Enterotype-like clustering

The enterotype-like clustering analysis of fecal microbiota at four ages was separately performed with the method described previously [28]. Briefly, we calculated Jensen-Shannon divergence (JSD) distance for the relative abundances of bacterial taxa at the genus level by applying the Partitioning Around Medoids (PAM) method. The optimal number of clusters and the groups’ robustness were evaluated with CalinskiHarabasz (CH) index and silhouette value, respectively. To identify the genera with different abundances between the two enterotypes, a linear discriminant analysis (LDA) effect size (LEfSe) analysis was performed under the condition ɑ = 0.01, with an LDA score of at least 3 [29]. Sparse Correlations for Compositional data (SparCC) was employed to determine co-abundance (positive) and co-exclusion (negative) relationships between genera based on their relative abundances [30]. Significant correlations between bacterial genera were detected using the partial correlation and information theory (PCIT) algorithm [31]. The main absolute correlations (top 15%) were transformed into links between two genera in the genus network and the networks were visualized in Cytoscape (version 3.4.0).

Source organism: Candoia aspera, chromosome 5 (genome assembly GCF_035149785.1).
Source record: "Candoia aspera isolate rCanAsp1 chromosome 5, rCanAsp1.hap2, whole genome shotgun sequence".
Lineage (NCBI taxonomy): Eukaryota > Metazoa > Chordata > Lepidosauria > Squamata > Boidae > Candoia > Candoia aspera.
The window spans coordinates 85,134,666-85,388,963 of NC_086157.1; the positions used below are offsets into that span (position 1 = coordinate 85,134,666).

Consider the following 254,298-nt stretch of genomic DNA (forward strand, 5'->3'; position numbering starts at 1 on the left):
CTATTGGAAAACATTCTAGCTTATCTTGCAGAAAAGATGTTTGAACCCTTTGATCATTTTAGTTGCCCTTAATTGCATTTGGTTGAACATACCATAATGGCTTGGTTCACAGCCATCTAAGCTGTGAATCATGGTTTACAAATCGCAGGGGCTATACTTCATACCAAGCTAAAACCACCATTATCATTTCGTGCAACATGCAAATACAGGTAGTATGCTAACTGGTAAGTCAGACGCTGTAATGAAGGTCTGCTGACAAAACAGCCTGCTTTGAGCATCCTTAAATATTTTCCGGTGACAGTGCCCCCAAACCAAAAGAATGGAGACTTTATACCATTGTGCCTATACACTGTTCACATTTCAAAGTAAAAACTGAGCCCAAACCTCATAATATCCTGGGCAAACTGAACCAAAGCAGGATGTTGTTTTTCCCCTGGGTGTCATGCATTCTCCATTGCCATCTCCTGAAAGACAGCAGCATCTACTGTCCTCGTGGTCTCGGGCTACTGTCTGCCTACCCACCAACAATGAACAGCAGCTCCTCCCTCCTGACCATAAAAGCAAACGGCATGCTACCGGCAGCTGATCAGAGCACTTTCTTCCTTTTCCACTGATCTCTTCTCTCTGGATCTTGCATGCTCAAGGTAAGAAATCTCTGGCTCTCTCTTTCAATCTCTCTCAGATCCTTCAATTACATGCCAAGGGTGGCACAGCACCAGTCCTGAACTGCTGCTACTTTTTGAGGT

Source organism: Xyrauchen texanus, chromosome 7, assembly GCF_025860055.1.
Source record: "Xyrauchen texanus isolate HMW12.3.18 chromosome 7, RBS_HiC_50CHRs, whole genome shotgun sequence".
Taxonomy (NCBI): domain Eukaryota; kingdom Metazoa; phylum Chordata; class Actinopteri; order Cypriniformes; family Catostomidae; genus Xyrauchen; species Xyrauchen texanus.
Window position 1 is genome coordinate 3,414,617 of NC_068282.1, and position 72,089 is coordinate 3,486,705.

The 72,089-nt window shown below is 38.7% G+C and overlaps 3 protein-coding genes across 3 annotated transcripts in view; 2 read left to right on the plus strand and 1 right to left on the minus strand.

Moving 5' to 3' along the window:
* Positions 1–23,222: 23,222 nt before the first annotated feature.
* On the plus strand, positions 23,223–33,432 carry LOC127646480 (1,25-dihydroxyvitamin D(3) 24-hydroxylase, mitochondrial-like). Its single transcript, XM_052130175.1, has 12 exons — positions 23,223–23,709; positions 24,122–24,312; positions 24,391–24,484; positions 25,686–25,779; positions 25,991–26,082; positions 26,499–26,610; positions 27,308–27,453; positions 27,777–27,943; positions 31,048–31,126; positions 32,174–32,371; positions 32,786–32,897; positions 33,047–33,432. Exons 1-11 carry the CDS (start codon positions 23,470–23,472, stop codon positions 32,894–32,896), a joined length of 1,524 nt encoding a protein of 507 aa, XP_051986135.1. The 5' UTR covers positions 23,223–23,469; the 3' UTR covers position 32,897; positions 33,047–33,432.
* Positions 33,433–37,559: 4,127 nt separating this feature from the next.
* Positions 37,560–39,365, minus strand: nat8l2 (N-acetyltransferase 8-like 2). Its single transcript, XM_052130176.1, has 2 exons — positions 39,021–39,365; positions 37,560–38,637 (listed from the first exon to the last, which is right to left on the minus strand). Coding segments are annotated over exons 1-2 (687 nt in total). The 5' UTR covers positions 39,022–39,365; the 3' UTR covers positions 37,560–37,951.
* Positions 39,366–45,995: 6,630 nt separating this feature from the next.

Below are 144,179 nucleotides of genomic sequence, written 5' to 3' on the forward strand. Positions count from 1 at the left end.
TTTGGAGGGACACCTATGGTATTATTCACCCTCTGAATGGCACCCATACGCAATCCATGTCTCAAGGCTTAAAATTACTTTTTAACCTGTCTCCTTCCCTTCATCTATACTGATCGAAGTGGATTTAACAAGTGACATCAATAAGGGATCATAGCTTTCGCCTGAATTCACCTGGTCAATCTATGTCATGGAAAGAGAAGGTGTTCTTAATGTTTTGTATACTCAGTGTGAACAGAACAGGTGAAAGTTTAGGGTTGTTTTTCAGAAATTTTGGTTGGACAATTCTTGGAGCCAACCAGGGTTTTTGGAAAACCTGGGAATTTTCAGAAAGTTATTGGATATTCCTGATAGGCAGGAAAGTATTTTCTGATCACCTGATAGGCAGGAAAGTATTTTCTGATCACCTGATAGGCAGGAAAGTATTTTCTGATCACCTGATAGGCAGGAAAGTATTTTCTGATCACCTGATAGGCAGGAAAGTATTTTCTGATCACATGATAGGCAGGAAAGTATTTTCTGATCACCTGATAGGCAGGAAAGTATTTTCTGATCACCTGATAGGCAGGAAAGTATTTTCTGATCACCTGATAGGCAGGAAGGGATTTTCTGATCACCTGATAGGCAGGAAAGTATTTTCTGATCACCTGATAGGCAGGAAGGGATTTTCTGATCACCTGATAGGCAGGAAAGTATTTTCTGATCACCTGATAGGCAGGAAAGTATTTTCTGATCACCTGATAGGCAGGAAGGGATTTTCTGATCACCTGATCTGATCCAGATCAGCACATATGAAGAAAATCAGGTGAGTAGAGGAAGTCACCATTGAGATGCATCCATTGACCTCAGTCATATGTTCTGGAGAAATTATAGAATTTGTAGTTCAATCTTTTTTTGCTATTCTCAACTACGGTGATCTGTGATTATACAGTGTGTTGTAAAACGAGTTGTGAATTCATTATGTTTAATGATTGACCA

Construction of phylogenetic interaction networks

We filtered out those OTUs which had less than 0.05% of relative abundance and were presented in less than 10% of the tested samples from further interaction network analysis. Phylogenetic co-occurrence networks of porcine fecal microbiota at the ages of 25, 80, 120 and 240 days were separately inferred based on the SparCC algorithm [30]. Significant correlations due to the compositional structures of OTUs were detected using the PCIT algorithm [31]. The confidence of the interactions between nodes was established with > 0.55 of absolute sparse correlation coefficient. We used Cytoscape (version 3.4.0) to visualize co-occurrence networks and calculate their topological characteristics including densities, clustering coefficients and scale-free properties [32]. The clustering of sub-modules was based on the vertex weighting by local neighborhood density and outward traversal from a locally dense seed node according to given parameters. Assessment of biologically important modules in OTU networks was performed using Molecular Complex Detection (MCODE) plugin in the Cytoscape software [33]. To further compare the topological characteristics of main modules in the interaction networks, we used Network Analysis Profler (NAP) to numerically calculate the topological features and metrics of networks (e.g. average eccentricity, average number of neighbors, centralization betweenness, centralization closeness and centralization degree) [34].